“The power to control one’s own outcomes is essential to behavioral health, and the degree to which a behavior reduction procedure preserves learner control is essential to developing a standard of humane, effective practice.” – Dr. Susan Friedman
On Facebook last week, someone in my network asked me some questions about parrots. They were questions I have heard before. I thought I’d write a post so that others too can learn from my answers.
I was one of more than 500 trainers from across the globe who convened on Dearborn, Michigan in March for the Karen Pryer Clicker Training Expo. It was a phenomenal opportunity to learn from some of the best trainers and behaviorists whose focus is on modifying behavior in the most positive way. What also made the weekend special for me was the chance to see my very first teacher and long time mentor, Dr. Susan Friedman (who pioneered the use of Applied Behavior Science to the care and training of captive and companion animals). Susan is who opened my floodgate to behavior science and got me hooked on it.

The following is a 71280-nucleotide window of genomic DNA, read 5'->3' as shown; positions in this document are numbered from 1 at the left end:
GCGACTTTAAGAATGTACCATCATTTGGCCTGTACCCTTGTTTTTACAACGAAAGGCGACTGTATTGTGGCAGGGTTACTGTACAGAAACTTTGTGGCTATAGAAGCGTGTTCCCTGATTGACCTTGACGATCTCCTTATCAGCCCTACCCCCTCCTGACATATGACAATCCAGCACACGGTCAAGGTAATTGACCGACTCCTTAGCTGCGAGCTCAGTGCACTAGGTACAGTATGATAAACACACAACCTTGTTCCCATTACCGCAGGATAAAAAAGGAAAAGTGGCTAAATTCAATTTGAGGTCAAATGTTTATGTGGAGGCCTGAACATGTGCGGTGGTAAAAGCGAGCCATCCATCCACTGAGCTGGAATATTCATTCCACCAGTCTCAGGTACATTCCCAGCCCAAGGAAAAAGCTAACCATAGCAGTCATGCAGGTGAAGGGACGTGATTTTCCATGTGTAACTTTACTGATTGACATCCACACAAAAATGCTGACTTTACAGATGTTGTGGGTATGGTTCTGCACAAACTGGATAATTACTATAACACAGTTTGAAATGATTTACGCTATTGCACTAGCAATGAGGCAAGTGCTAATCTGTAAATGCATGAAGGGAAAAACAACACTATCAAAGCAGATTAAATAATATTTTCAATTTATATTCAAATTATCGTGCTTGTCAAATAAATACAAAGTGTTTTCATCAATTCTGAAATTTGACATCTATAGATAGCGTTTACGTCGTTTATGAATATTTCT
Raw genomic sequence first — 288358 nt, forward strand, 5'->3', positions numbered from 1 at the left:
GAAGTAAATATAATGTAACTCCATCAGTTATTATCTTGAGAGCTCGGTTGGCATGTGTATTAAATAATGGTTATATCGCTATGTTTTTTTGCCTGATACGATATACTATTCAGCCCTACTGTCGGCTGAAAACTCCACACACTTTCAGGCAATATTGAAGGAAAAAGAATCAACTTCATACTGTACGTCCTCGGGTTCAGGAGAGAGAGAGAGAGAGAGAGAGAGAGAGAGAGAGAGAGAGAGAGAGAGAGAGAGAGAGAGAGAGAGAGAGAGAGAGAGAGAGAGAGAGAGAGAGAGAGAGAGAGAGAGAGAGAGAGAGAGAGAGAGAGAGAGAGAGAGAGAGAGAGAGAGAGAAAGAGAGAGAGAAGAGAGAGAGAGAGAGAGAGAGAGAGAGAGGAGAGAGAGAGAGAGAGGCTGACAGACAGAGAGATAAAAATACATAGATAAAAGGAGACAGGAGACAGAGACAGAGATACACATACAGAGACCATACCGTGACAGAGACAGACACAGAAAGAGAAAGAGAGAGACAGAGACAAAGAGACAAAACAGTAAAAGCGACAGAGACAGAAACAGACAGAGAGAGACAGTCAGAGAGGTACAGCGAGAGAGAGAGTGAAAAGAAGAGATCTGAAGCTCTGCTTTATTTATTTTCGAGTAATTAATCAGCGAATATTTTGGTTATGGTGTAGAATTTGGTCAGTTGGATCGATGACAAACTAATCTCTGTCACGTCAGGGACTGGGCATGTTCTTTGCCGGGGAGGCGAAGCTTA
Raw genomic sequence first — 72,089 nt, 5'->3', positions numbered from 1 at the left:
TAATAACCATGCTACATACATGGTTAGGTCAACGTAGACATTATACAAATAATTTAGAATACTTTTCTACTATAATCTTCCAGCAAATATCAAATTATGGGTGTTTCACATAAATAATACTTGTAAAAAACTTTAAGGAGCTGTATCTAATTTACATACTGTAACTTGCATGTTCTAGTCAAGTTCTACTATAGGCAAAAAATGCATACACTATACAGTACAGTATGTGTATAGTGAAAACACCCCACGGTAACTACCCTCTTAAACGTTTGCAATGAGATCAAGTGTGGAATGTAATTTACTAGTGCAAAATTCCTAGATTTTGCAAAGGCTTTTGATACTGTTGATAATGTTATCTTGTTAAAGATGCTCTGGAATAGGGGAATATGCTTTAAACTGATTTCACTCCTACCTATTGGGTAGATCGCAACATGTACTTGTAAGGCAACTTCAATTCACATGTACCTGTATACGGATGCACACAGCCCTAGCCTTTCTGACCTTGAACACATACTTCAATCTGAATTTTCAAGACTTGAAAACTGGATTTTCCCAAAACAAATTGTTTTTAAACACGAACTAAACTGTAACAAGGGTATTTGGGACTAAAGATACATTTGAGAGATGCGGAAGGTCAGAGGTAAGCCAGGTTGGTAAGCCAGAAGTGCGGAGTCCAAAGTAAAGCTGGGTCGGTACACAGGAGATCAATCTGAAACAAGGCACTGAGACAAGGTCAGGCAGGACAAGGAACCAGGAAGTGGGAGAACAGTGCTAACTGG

I have heard the story so very often. “I want my dog to stop jumping on people.” “I want dog to stop chewing on my shoe.” “I want my bird to stop screaming.”